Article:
The topic of "where is Silver Spring?" is fascinating to me.  First of all, it shows that few people know or care about census-designated places (CDPs), which give borders to all unincorporated places in America, but the question is an interesting social phenomenon as well.  I wrote on this topic over two years ago, but let's delve a little deeper into the relationship between Four Corners and Silver Spring.

Monday, September 12, 2016

Could Woodmoor have a dog park?

Adjacent to Pine Crest Elementary School in the middle of Woodmoor, there are about 2.1 acres of unused wooded land, between the school and the backyards of homes Hillmoor Drive.  The land seems to have been empty since the neighborhood was built, and before Pine Crest was reconstructed in the 1990's.  It is not part of nearby Pinecrest Park, and it appears to be owned by MCPS.  Could part of this land be made into a dog park?

Looking towards Woodmoor Drive from the wooded area next to Pine Crest.  All photos by the author.

Occasionally, there is some kind of event on the property, such as an Easter egg hunt, but the partially wooded nature of the land makes it unusable for most types of recreation.  The sporadic trees and rolling hills make it difficult play any kind of sport, but there aren't enough trees for it to be fully wooded either (like Northwest Branch).  For these reasons, most people just use this area as a shortcut to Pinecrest Park from the front of the neighborhood, but no one spends much time on the property because there's nothing to do there.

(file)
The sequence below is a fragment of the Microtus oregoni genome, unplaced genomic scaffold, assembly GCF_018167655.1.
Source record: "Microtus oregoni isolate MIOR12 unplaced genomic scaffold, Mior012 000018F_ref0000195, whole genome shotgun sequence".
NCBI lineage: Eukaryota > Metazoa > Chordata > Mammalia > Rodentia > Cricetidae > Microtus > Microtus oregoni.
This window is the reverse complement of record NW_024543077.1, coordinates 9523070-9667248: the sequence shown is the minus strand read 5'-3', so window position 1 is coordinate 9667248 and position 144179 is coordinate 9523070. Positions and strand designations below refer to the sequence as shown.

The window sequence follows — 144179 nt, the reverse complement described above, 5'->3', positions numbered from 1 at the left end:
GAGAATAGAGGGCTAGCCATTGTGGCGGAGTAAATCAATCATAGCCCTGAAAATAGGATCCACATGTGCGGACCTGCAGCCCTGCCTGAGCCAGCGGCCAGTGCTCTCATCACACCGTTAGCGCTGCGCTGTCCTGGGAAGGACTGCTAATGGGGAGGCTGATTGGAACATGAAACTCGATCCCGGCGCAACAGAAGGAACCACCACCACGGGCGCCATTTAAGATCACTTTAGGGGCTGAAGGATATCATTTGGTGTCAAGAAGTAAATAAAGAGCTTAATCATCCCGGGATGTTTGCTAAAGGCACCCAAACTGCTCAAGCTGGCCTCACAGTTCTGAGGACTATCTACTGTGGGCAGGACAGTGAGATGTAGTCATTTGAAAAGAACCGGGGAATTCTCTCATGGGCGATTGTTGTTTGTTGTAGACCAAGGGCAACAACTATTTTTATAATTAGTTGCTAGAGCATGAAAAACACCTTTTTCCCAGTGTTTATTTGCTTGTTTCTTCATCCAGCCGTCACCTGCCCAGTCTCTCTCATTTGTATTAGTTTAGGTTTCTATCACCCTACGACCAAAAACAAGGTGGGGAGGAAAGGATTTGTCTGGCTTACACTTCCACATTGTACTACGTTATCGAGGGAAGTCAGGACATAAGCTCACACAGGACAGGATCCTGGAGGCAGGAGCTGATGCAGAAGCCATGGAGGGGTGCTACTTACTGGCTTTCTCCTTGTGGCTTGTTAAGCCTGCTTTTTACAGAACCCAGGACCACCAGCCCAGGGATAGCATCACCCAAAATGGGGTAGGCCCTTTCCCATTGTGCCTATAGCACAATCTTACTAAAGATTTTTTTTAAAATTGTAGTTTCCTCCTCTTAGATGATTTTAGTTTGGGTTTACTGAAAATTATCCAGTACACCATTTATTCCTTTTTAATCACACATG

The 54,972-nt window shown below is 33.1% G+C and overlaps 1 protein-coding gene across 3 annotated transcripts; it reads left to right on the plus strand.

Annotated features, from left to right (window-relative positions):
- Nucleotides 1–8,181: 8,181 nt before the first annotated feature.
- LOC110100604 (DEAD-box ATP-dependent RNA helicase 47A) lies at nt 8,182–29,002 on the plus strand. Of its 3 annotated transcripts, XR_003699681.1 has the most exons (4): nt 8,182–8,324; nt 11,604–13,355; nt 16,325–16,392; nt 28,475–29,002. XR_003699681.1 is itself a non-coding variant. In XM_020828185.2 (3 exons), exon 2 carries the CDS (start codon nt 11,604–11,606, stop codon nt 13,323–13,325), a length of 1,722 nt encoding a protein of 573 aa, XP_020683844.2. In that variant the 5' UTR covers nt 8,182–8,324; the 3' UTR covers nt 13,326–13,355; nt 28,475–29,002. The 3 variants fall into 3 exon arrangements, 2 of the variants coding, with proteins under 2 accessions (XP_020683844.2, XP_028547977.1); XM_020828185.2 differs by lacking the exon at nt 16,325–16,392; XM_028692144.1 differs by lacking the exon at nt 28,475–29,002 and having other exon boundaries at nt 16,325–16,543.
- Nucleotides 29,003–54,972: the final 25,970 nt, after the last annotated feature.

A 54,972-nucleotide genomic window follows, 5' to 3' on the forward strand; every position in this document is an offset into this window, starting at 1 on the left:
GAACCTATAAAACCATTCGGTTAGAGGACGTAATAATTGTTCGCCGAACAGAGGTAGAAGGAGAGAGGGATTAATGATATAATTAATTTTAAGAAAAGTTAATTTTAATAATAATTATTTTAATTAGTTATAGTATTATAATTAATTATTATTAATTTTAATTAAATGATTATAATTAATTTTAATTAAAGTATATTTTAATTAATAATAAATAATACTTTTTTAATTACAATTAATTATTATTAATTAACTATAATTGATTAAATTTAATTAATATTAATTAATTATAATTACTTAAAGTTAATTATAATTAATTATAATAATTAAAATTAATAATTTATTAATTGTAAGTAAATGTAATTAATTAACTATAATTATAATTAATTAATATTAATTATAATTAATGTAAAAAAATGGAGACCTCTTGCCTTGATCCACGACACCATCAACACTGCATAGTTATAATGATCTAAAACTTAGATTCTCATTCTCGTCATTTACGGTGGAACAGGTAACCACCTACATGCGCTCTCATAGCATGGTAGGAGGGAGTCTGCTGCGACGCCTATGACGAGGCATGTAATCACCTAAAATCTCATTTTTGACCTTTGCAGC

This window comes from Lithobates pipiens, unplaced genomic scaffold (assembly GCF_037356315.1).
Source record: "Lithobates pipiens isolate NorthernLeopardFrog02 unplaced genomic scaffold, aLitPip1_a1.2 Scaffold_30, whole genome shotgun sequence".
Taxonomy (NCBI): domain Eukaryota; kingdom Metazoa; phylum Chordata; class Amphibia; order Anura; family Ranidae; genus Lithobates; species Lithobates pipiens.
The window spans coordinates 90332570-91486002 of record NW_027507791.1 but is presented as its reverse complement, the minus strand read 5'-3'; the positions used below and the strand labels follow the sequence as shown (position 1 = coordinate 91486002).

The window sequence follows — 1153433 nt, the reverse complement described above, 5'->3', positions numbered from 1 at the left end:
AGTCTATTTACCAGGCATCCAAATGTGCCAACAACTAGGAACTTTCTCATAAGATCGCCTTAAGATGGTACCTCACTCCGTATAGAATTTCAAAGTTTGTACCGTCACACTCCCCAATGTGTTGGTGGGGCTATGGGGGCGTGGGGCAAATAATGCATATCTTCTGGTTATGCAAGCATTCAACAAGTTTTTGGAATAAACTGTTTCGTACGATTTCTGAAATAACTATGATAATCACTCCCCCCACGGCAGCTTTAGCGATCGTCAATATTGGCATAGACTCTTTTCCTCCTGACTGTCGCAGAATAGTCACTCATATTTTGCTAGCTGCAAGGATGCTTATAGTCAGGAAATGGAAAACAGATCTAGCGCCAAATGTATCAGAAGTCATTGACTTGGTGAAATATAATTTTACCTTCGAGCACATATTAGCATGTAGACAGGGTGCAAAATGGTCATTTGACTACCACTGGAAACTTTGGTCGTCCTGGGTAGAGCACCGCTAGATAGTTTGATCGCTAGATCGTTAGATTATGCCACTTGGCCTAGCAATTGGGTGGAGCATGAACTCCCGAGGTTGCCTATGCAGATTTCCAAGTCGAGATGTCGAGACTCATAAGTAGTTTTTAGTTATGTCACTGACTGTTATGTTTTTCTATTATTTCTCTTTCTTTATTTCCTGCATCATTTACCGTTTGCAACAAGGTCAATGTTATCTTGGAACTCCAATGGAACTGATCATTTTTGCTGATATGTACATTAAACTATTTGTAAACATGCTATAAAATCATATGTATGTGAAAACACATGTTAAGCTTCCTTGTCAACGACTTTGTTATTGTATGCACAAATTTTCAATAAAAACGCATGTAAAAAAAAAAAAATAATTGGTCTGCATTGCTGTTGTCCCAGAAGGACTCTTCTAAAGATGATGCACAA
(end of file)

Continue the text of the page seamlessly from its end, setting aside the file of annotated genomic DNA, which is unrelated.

Wednesday, September 7, 2016

Silver Spring / Takoma Park Restaurant Week 2016

The second annual Silver Spring / Takoma Park Restaurant Week kicked off last night at Not Your Average Joe's restaurant in downtown Silver Spring.  Restaurant week began yesterday, September 6, and runs through Sunday, September 11.  Restaurant week was organized by Councilmember Tom Hucker's office to showcase the diverse array of restaurants in Silver Spring and Takoma Park.

During Silver Spring / Takoma Park Restaurant Week, participating restaurants will offer two-course lunches for $12 and three-course lunches for $17. Two-course dinners will be available for $17 and three-course dinners will be offered for $27.

Tuesday, August 30, 2016

Flagrant red light running